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  • Anti-predatory behavior – Behavior that either looks out for predator or seeks to avoid high predator density areas. Anti-predatory encompasses all behaviors in evaluating, avoiding, and fleeing predators.
  • Aggregation - A group of like individuals that acts a whole. Schools are aggregations because they are groups that, although made of individuals, act as a single unit while schooling.
  • Costs - Disadvantages of a behavior. Costs are reasons not to school, including increased visibility to predators or more competition. Especially if the benefits are not greater than the costs.
  • Competition - The interactions between individual for a specific resource. This is most common for spots within the school that are safest, but can also be for mates or food.
  • Density - The number of occupants per unit space. Used to describe closeness between fish in a school, a descriptive term of the school. Density can change within a school, and is often related to the speed the fish are swimming.
  • Experimentation - The best way to draw specific cause/effect relationships about behavior. Experiments often manipulate the environment or transplant individuals from one environment to another in order to isolate behavioral observations from the surroundings.
  • Fitness - The ability to propagate genes to the next generation. Fitness can be described by ability to get mates, avoid predators, and collect resources because all these behaviors increase either survival (to allow more reproduction) or reproduction opportunities themselves.
  • Foraging - The behavior of searching for and collecting resources, often used in terms of food. Fish forage by looking for areas with enough food for either themselves or an entire school.
  • Harrassment - The behavior of colliding, interfering, or otherwise disturbing another individual. Commonly seen by males against females in hopes of mating, however harassment disturbs the harassed individual and decreases their fitness by interfering with their anti-predatory or foraging efficiency.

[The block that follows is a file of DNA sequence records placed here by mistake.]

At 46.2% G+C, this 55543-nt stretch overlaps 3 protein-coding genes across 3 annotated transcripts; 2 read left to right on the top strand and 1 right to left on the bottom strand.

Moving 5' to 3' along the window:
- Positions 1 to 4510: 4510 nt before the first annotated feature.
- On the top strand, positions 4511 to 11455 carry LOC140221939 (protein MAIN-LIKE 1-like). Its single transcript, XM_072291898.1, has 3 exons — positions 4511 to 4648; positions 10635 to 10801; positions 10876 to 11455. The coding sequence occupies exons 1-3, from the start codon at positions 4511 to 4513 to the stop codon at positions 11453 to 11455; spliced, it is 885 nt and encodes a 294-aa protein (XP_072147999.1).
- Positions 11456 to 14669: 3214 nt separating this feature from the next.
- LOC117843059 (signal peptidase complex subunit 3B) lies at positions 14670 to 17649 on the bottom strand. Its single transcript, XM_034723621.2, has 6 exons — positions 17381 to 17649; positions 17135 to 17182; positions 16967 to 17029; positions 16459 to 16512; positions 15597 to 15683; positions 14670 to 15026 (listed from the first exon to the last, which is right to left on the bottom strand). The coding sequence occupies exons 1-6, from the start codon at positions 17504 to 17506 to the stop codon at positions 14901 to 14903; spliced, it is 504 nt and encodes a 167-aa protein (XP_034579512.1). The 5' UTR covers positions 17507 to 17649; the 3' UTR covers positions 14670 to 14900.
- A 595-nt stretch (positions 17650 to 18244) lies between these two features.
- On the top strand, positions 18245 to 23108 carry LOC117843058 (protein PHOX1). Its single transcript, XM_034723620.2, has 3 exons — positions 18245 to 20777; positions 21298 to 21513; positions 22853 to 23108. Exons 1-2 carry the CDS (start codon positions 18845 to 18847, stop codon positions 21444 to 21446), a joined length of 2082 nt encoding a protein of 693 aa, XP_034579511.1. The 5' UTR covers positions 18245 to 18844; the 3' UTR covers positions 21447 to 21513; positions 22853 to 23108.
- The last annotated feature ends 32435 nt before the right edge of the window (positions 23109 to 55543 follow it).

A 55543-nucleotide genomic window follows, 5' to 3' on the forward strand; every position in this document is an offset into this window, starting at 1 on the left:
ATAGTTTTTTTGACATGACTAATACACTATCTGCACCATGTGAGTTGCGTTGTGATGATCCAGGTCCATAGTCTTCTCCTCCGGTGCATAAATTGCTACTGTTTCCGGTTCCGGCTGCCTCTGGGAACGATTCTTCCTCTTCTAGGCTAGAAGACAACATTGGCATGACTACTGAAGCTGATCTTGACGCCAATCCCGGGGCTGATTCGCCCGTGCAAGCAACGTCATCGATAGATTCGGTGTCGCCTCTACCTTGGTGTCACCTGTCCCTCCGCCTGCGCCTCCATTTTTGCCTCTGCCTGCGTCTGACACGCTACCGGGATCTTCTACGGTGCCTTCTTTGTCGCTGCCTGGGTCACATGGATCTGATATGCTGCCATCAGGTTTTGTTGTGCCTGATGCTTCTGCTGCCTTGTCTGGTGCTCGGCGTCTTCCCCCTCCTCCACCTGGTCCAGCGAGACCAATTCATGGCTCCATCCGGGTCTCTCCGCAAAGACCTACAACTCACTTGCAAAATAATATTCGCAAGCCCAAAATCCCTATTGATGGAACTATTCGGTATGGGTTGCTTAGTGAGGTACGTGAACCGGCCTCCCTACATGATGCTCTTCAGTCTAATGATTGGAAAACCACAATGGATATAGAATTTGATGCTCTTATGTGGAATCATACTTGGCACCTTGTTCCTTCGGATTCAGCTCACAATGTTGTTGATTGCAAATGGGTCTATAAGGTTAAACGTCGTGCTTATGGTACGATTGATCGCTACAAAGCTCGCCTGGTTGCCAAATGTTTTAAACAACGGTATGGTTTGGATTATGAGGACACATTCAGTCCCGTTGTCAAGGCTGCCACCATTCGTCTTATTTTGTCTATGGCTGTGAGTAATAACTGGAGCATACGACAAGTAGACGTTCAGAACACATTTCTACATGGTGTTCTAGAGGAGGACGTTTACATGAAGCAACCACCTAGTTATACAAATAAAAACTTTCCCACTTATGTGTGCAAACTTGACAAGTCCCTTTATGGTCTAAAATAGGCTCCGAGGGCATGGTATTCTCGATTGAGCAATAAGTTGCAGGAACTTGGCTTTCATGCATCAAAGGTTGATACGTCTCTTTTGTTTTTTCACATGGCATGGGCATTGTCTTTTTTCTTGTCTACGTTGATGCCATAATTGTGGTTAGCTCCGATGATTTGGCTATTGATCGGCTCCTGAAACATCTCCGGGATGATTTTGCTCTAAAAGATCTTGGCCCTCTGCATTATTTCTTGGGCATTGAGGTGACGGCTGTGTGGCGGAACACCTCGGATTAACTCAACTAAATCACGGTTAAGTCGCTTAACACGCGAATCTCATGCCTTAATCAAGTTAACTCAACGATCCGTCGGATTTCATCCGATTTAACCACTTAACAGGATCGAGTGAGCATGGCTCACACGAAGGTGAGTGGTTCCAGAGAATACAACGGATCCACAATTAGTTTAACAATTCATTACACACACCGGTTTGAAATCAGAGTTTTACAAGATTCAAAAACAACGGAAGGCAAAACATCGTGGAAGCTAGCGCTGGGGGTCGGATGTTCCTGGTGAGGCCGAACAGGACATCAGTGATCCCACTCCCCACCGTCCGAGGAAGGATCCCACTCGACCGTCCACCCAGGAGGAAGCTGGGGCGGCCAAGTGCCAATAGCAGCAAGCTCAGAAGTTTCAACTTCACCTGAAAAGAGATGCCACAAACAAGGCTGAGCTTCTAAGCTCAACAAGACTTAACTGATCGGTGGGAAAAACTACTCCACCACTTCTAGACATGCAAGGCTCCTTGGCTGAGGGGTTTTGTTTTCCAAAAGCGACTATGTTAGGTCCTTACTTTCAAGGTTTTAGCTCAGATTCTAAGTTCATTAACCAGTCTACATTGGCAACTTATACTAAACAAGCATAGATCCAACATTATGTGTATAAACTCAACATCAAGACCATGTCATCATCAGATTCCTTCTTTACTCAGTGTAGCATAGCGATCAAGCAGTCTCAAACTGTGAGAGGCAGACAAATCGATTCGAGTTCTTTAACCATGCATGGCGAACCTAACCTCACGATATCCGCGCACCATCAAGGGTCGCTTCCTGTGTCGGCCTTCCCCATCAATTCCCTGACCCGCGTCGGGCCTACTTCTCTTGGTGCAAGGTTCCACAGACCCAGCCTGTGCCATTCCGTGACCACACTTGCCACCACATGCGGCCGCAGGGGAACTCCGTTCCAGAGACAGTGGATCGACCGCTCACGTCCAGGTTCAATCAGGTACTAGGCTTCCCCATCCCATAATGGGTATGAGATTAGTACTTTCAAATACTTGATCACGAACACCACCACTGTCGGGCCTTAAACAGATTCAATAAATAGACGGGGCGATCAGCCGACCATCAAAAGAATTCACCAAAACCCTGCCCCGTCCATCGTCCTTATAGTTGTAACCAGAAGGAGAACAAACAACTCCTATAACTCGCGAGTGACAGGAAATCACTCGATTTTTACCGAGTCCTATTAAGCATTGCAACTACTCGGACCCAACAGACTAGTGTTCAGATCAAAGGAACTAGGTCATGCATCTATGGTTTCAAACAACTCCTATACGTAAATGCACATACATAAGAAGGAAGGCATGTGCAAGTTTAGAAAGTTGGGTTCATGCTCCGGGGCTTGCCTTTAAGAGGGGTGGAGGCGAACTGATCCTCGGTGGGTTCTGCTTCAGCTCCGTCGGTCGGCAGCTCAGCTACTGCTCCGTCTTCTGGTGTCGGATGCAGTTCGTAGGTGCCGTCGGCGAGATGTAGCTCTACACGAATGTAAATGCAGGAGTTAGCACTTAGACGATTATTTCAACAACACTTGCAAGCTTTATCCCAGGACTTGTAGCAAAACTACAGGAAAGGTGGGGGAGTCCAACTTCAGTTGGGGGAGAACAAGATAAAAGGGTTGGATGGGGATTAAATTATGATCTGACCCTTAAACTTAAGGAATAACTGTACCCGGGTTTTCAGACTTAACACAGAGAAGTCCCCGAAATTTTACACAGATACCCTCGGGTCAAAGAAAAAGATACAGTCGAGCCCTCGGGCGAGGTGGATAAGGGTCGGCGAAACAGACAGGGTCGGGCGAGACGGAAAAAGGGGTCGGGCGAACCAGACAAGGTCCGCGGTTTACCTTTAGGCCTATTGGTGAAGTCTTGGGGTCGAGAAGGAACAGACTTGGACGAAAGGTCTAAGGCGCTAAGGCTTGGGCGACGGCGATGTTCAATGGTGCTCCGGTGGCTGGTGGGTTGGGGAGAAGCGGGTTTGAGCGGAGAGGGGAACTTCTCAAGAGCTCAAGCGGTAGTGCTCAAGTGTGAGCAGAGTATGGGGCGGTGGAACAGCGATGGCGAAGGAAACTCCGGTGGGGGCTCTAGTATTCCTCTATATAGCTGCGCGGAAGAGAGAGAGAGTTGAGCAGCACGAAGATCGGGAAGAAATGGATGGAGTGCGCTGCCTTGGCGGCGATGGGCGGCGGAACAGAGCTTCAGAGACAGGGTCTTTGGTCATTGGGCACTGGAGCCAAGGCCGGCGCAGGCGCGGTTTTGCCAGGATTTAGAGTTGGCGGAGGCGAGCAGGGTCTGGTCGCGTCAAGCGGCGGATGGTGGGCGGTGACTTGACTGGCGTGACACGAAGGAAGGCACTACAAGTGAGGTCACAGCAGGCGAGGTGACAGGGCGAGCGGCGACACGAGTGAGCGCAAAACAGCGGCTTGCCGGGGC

• Mechanics - Similar to dynamics, but focuses more on the physical scope of knowing where to swim and how to move. Mechanics are most often modeled by computer technology and conclusions drawn from these studies.
  • Membership - Being part of a school as an individual. This is not constant within a school and change depending on sex, age, or phenotype; membership of specific school can turnover completely while the school is still constant.
  • Mixed Schooling - Schooling between species, either on purpose or by accident. Mixed schooling is an aspect of schooling not well understood.
  • Observation - One of the most common ways of studying schools, primarily by watching schools in either their natural habitat or in tanks. Observation allows for patterns of behavior to be established but not for cause/effect conclusions to be determined definitively.
  • Plastic Behavior - Behavior that can change based upon environmental or other external cues. Schooling is a plastic behavior in most species as it only occurs when there is a need for it: when its benefits outweigh its costs.
  • Predation - Hunting for the purposes of eating; a form of foraging. Many schools are shaped evolutionarily by their interaction with predators, as they formed to avoid predation.
  • School - A group of fish that act as an aggregate, swimming together in unison and engaging in anti-predatory, foraging, or other behaviors.
  • Shoal - A group of fish that are found in close proximity but do not have the mechanics or dynamics that make a school. Shoals are collections of fish that do not act as one entity or aggregate.
  • Solitary - An individual who might school, but at a certain point of time is not part of a school. Solitary individuals offer a good comparison for how behaviors change in schools and what costs and benefits are obtained through schooling.
  • Stressor - An aspect of the environment that shapes evolution, ranging from predation to physical barriers. Stressors alter behavior, either at the individual level or of the species by selecting for advantageous behaviors.
  • School volume - The amount of space taken up by a school, either because of the number of individuals is larger or smaller or because the shape of the school changes in response to an environmental cue. Predation often changes the volume of school so that foraging can continue without being eaten by a predator.


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About the author

Aparna Bhaduri grew up in Wisconsin where she was an avid Green Bay Packers fan and loved biking. Upon coming to Rice University, she became interested in a variety of subjects, being involvemed with on campus research as well as the speech and debate team. Because of her diverse interests, she obtained a degree in both Biochemistry and Cell Biology as well as Political Science. She has chosen to pursue the scientist route and will be going to graduate school in cancer biology.

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Source:  OpenStax, Mockingbird tales: readings in animal behavior. OpenStax CNX. Jan 12, 2011 Download for free at http://cnx.org/content/col11211/1.5
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